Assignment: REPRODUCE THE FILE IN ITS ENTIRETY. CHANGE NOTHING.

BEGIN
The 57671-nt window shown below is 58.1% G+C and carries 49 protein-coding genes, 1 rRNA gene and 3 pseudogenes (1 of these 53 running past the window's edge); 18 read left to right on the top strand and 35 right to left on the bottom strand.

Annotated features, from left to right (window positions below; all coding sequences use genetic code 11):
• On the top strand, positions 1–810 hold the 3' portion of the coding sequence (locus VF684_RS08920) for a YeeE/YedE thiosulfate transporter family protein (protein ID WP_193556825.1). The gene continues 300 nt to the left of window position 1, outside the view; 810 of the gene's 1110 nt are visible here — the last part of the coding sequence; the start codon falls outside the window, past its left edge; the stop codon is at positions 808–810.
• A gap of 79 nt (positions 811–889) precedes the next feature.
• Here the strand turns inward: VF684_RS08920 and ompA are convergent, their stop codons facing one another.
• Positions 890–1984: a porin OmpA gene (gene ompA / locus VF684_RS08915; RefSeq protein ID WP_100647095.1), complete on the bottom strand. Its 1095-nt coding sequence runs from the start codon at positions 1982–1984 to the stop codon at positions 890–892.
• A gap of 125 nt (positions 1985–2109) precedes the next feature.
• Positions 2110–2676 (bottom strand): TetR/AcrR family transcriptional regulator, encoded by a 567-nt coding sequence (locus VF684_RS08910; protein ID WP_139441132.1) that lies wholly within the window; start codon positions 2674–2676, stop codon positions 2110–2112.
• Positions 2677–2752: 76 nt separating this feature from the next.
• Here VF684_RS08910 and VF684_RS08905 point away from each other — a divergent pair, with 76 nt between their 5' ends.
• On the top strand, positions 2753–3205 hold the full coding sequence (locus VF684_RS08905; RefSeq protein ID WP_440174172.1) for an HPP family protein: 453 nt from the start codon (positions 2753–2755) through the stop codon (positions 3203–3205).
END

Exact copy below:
The 57671-nt window shown below is 58.1% G+C and carries 49 protein-coding genes, 1 rRNA gene and 3 pseudogenes (1 of these 53 running past the window's edge); 18 read left to right on the top strand and 35 right to left on the bottom strand.

Annotated features, from left to right (window positions below; all coding sequences use genetic code 11):
• On the top strand, positions 1–810 hold the 3' portion of the coding sequence (locus VF684_RS08920) for a YeeE/YedE thiosulfate transporter family protein (protein ID WP_193556825.1). The gene continues 300 nt to the left of window position 1, outside the view; 810 of the gene's 1110 nt are visible here — the last part of the coding sequence; the start codon falls outside the window, past its left edge; the stop codon is at positions 808–810.
• A gap of 79 nt (positions 811–889) precedes the next feature.
• Here the strand turns inward: VF684_RS08920 and ompA are convergent, their stop codons facing one another.
• Positions 890–1984: a porin OmpA gene (gene ompA / locus VF684_RS08915; RefSeq protein ID WP_100647095.1), complete on the bottom strand. Its 1095-nt coding sequence runs from the start codon at positions 1982–1984 to the stop codon at positions 890–892.
• A gap of 125 nt (positions 1985–2109) precedes the next feature.
• Positions 2110–2676 (bottom strand): TetR/AcrR family transcriptional regulator, encoded by a 567-nt coding sequence (locus VF684_RS08910; protein ID WP_139441132.1) that lies wholly within the window; start codon positions 2674–2676, stop codon positions 2110–2112.
• Positions 2677–2752: 76 nt separating this feature from the next.
• Here VF684_RS08910 and VF684_RS08905 point away from each other — a divergent pair, with 76 nt between their 5' ends.
• On the top strand, positions 2753–3205 hold the full coding sequence (locus VF684_RS08905; RefSeq protein ID WP_440174172.1) for an HPP family protein: 453 nt from the start codon (positions 2753–2755) through the stop codon (positions 3203–3205).